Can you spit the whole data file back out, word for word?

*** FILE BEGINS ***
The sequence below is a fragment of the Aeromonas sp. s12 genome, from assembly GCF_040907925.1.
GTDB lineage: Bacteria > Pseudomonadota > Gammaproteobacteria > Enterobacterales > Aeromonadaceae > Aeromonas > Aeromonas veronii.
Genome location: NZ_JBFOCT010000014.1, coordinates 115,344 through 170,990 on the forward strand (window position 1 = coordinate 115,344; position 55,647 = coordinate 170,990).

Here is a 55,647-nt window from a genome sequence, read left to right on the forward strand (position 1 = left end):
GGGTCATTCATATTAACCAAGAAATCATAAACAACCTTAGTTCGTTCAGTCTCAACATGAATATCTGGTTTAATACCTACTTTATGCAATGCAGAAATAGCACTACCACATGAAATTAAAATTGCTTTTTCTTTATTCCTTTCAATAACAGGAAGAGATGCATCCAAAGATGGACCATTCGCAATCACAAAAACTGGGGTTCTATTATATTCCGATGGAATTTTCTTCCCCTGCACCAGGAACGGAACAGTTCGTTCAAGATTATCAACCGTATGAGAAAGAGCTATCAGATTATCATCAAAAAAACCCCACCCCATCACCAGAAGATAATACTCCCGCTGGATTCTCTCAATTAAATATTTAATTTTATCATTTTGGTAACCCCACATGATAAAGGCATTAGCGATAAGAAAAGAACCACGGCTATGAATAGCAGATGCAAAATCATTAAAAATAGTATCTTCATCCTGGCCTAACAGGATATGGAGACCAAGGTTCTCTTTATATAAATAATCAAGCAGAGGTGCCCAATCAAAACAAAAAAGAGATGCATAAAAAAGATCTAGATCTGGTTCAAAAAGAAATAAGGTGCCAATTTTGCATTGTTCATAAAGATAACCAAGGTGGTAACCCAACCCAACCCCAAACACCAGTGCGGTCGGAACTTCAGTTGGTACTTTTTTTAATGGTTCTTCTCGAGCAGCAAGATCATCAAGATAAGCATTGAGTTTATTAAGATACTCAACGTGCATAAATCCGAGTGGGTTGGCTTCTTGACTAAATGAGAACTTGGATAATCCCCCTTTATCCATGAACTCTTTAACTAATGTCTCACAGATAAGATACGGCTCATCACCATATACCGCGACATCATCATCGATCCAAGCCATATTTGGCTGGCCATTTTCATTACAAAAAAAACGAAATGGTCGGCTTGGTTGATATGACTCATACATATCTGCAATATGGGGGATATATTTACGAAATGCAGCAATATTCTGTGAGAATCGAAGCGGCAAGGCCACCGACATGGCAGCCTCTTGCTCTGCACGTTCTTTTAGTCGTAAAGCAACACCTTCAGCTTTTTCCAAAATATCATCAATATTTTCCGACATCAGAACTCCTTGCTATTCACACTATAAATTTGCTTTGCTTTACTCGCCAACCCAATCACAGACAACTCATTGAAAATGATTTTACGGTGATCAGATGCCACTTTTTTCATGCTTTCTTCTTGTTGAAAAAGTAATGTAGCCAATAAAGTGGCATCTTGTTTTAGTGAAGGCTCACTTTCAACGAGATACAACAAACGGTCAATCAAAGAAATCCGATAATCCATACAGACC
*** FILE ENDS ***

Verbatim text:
The sequence below is a fragment of the Aeromonas sp. s12 genome, from assembly GCF_040907925.1.
GTDB lineage: Bacteria > Pseudomonadota > Gammaproteobacteria > Enterobacterales > Aeromonadaceae > Aeromonas > Aeromonas veronii.
Genome location: NZ_JBFOCT010000014.1, coordinates 115,344 through 170,990 on the forward strand (window position 1 = coordinate 115,344; position 55,647 = coordinate 170,990).

Here is a 55,647-nt window from a genome sequence, read left to right on the forward strand (position 1 = left end):
GGGTCATTCATATTAACCAAGAAATCATAAACAACCTTAGTTCGTTCAGTCTCAACATGAATATCTGGTTTAATACCTACTTTATGCAATGCAGAAATAGCACTACCACATGAAATTAAAATTGCTTTTTCTTTATTCCTTTCAATAACAGGAAGAGATGCATCCAAAGATGGACCATTCGCAATCACAAAAACTGGGGTTCTATTATATTCCGATGGAATTTTCTTCCCCTGCACCAGGAACGGAACAGTTCGTTCAAGATTATCAACCGTATGAGAAAGAGCTATCAGATTATCATCAAAAAAACCCCACCCCATCACCAGAAGATAATACTCCCGCTGGATTCTCTCAATTAAATATTTAATTTTATCATTTTGGTAACCCCACATGATAAAGGCATTAGCGATAAGAAAAGAACCACGGCTATGAATAGCAGATGCAAAATCATTAAAAATAGTATCTTCATCCTGGCCTAACAGGATATGGAGACCAAGGTTCTCTTTATATAAATAATCAAGCAGAGGTGCCCAATCAAAACAAAAAAGAGATGCATAAAAAAGATCTAGATCTGGTTCAAAAAGAAATAAGGTGCCAATTTTGCATTGTTCATAAAGATAACCAAGGTGGTAACCCAACCCAACCCCAAACACCAGTGCGGTCGGAACTTCAGTTGGTACTTTTTTTAATGGTTCTTCTCGAGCAGCAAGATCATCAAGATAAGCATTGAGTTTATTAAGATACTCAACGTGCATAAATCCGAGTGGGTTGGCTTCTTGACTAAATGAGAACTTGGATAATCCCCCTTTATCCATGAACTCTTTAACTAATGTCTCACAGATAAGATACGGCTCATCACCATATACCGCGACATCATCATCGATCCAAGCCATATTTGGCTGGCCATTTTCATTACAAAAAAAACGAAATGGTCGGCTTGGTTGATATGACTCATACATATCTGCAATATGGGGGATATATTTACGAAATGCAGCAATATTCTGTGAGAATCGAAGCGGCAAGGCCACCGACATGGCAGCCTCTTGCTCTGCACGTTCTTTTAGTCGTAAAGCAACACCTTCAGCTTTTTCCAAAATATCATCAATATTTTCCGACATCAGAACTCCTTGCTATTCACACTATAAATTTGCTTTGCTTTACTCGCCAACCCAATCACAGACAACTCATTGAAAATGATTTTACGGTGATCAGATGCCACTTTTTTCATGCTTTCTTCTTGTTGAAAAAGTAATGTAGCCAATAAAGTGGCATCTTGTTTTAGTGAAGGCTCACTTTCAACGAGATACAACAAACGGTCAATCAAAGAAATCCGATAATCCATACAGACC